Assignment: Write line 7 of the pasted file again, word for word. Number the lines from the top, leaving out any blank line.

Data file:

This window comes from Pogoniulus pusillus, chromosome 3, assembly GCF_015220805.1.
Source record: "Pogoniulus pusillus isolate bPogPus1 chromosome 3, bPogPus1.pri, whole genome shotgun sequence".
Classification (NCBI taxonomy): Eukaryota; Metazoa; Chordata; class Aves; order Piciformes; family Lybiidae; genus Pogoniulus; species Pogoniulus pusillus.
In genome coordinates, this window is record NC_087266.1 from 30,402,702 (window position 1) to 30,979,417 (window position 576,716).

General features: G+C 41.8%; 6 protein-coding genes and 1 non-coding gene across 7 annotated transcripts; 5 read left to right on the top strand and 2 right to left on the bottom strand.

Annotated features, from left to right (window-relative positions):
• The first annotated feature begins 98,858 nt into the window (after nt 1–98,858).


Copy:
• The first annotated feature begins 98,858 nt into the window (after nt 1–98,858).